The wind (angin) is one of the four elements (anasir arba’ah) of which every living creature is composed. It is in fact the most important of these elements. Any imbalance of the elements and of angin in particular usually results in illness. Angin is thus considered by the Malays as a causal agent of many physical diseases, including, for instance, rheumatism, or syphilis. As an extension to this idea, both physical diseases as well as emotional or psychological imbalances are attributed to spirits (hantu or mambang), often seen as personifications of the diseases themselves. There is a large number of specialist spirits of disease (hantu penyakit) responsible for fever, jaundice, and so on.
Where the diseases are of a non-physical nature, they are attributed to possession by spirits. In this case the cure has to be achieved by exorcising the malevolent spirit. This is done by a qualified traditional healer (bomoh) through a variety a methods including the use of incantations, trance and the performance of specific ritual theatre genres such as bagih.
The most important application of the word angin however, explains this term as meaning a strong attraction for or obsession with something, including specific genres of traditional theatre or martial arts. Someone may, for instance, have angin wayang kulit, angin mak yong, angin joget or angin silat. This suggests an intense desire to perform that particular art form, or even the role of a particular character within a story with whom someone identifies. Using a Western example, one may be said, for instance, to suffer from a “Hamlet complex” or an “Ophelia complex.” Kelantanese Malay equivalents would be angin Dewa Pechil or angin Gerak Petra.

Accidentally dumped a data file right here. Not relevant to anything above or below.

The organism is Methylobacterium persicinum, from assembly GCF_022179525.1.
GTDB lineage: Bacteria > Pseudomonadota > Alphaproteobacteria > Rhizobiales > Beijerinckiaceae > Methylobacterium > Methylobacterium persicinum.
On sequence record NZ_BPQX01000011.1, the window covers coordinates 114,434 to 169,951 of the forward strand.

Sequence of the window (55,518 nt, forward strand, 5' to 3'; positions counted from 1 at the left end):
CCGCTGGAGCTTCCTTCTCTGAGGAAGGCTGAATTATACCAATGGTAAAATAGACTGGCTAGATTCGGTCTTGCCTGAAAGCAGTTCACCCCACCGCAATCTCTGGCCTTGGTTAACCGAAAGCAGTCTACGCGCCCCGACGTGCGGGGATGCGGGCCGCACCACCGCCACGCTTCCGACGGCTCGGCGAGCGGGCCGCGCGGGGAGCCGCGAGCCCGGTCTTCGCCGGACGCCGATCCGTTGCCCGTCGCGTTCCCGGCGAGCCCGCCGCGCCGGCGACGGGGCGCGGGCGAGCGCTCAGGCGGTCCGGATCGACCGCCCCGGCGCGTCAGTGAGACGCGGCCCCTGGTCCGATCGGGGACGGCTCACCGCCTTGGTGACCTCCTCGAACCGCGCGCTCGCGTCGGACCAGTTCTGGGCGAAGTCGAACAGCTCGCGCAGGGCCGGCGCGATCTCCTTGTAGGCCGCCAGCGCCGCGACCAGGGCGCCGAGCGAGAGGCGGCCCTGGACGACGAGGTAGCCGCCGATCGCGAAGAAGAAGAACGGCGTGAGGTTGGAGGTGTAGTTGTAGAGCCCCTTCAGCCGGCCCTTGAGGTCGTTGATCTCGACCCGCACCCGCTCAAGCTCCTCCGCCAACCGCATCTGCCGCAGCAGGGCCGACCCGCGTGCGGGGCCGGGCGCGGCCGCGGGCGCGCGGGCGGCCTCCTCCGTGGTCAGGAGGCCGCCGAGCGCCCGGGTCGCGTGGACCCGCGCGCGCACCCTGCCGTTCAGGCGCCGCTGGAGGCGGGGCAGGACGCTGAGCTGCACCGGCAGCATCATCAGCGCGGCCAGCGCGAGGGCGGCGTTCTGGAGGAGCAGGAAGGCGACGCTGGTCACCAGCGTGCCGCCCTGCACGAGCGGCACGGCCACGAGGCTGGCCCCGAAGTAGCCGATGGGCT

Where a person does not have the opportunity to get involved for an extended period of time in performances of the specific traditional performance genre—be it music, theatre, dance or a martial art form–for which he has this kind of attraction, an illness, best described as a psychosis, may result. The visible manifestations of such illnesses are an inability to sleep, depression, lassitude, loss of appetite, a lack of interest in normal daily activities, and generally a weakened semangat. Modern medicine, unable to reach the dark interiors of the patient’s personality, proves ineffective in the case of such diseases associated with angin. In traditional Malay society the patient is required to achieve a sort of “catharsis” through participation in ritual performances. These would include exorcism, or “wind blandishment” with the bomoh playing a vital role.